Originally posted April 9, 2013, at A Pastor in the Parish. Republished with permission of the author.

I cannot help it. I get a little bent out of shape every April 9. Dietrich Bonhoeffer quotes get passed around on the date of his death, which is great, because there are a lot of really powerful quotes from Bonhoeffer. In fact, just this morning I retweeted and included in a weekly update email his quote, “God does not give us everything we want, but he does fulfill all his promises.” In a culture that sees God as a great wish-granter, Bonhoeffer speaks about God’s greater reality, to provide what has been promised, not what we think we want.

However, it is common to attribute to Bonhoeffer the status of martyr. Across ecumenical lines Bonhoeffer is frequently called a martyr. A number of his biographies, including the recent Metaxas bio, use “martyr” in the title. The prevalence of the title does make me realize I am in the minority opinion here, but I do not believe Bonhoeffer is a martyr. Both the “Lutheran Book of Worship” and “Evangelical Lutheran Worship” omit “martyr” from their attribution, the former calling Bonhoeffer “teacher,” the latter “theologian.” But many others use “martyr.”

Throughout Christian history there are in fact martyrs, people who have been killed because they simply are Christian, or because being Christian prohibited them from worshiping other gods. The early church is rife with martyrs. Every once in a while, even now, there are people who are killed for their faith. But Bonhoeffer is not one those.

As I read Bonhoeffer’s story, I understand that he was killed because he got wrapped up in a plot to assassinate Hitler. When he was arrested, it was not because he was a Christian. He was arrested because the plot failed and the authorities treated him the way any government would have treated an insurgent.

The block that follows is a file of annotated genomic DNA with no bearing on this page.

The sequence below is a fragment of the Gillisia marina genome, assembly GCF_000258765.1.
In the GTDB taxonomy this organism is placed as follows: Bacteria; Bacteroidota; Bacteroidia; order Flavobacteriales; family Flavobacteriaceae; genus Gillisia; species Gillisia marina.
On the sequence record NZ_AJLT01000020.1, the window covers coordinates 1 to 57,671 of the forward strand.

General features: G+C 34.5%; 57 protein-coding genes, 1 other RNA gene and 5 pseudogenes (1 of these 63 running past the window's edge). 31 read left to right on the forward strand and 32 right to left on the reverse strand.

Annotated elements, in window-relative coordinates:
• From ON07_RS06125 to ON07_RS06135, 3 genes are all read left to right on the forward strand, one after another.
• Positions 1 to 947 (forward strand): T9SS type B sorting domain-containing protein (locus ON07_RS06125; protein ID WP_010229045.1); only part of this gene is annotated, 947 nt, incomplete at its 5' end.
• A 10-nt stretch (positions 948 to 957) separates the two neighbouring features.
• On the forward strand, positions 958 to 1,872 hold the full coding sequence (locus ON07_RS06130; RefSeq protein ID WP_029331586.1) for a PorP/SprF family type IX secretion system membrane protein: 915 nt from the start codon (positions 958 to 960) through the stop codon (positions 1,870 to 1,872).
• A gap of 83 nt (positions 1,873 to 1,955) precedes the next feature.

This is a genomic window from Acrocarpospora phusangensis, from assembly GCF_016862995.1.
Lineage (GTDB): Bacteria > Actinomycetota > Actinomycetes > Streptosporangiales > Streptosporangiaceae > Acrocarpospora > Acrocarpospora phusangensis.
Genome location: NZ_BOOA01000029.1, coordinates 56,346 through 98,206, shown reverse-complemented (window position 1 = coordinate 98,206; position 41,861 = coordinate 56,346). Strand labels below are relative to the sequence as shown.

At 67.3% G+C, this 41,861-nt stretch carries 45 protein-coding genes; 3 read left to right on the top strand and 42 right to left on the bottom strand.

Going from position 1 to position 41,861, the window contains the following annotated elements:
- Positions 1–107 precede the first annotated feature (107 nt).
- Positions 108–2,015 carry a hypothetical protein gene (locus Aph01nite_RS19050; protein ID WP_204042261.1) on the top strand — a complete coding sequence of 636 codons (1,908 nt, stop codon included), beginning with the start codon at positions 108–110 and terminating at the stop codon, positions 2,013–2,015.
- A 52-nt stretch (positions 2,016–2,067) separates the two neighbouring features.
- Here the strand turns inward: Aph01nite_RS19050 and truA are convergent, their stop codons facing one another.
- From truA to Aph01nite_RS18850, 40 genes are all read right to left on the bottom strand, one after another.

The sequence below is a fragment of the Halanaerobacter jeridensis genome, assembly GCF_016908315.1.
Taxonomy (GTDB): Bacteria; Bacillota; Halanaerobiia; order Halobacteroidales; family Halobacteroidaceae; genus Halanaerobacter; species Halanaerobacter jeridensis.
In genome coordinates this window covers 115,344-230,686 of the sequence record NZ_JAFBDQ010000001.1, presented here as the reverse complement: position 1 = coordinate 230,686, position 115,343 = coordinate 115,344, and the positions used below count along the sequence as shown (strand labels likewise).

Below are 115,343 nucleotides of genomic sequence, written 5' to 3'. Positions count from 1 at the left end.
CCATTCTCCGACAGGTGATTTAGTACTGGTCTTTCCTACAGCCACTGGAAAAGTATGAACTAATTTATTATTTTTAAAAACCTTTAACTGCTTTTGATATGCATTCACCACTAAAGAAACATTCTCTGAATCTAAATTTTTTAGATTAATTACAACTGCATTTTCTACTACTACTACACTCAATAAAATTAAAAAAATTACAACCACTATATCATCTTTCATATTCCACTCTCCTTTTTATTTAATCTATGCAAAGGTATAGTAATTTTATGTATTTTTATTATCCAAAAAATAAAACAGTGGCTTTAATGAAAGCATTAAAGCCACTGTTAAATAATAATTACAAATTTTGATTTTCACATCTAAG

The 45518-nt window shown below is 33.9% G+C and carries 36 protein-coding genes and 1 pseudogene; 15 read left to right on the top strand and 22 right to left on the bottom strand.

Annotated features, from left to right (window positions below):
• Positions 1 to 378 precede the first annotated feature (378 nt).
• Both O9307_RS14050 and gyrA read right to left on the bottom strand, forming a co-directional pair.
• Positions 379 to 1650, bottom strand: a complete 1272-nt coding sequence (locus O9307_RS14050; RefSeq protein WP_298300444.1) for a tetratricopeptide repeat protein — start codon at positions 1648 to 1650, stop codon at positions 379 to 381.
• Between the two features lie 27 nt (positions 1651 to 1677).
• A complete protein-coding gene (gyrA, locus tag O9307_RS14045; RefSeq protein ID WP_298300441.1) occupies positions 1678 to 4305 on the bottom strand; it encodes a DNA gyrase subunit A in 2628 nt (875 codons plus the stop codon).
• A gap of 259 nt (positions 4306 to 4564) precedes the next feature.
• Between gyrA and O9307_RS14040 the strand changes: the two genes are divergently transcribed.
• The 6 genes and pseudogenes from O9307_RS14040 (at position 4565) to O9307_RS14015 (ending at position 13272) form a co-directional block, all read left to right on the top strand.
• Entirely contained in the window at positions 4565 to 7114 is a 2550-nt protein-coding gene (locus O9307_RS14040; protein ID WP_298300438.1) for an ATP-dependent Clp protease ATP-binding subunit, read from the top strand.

Do not get me wrong. I respect Bonhoeffer’s theological acumen, routinely referencing them. One year when the lectionary led us through the Sermon on the Mount, I used Bonhoeffer’s section of “The Cost of Discipleship” that walked through this passage of Scripture. But his response to Hitler is more of despair than faith, it seems. Bonhoeffer knew the plot was wrong, but he decided he would rather be wrong than do nothing. The reality was, of course, that he was not “doing nothing.” He had been living out his call as a pastor and a theologian in the church by participating in the Confessing Church movement when the German church became corrupted and controlled by Nazi ideals. He helped raise other faithful clergy in the secret seminary that was the seedbed out of which “Life Together” came. But rather than keep up with those activities, he got wrapped up in the assassination plot. The strength of the Christian witness is that some who seem to be passively resisting with means such as prayer, fasting, and right worship, are not passive at all. They need not be on the front lines meeting deadly force with force. I am no pacifist. There are some who are called to fight and oppose aggression with aggression. There are, however, others also called to provide another response that is just as powerful.

I am not one to speculate much about how I would respond in such a time. Thankfully, I did not live during that time and did not need to make that decision. Nor do I damn Bonhoeffer for his decision to participate in the plot. In my view he might have made a bad choice, and it does not take away from his work as pastor, theologian and teacher of the church. As I said, I realize I am in the minority. I am willing to be considered wrong. Maybe the term has shifted in meaning. But I worry that we so badly desire to hold someone up as a martyr, that we risk confusing the heart of what it means to be a martyr.

Almighty God, your Holy Spirit gives to one the word of wisdom, and to another the word of knowledge, and to another the word of faith. We praise you for the gifts of grace imparted to your servant Dietrich, and we pray that by his teaching we may be led to a fuller knowledge of the truth which we see in your Son, Jesus Christ, our Lord. Amen.

Find a link to Brian Bennett’s blog, A Pastor in the Parish, at Lutheran Blogs.

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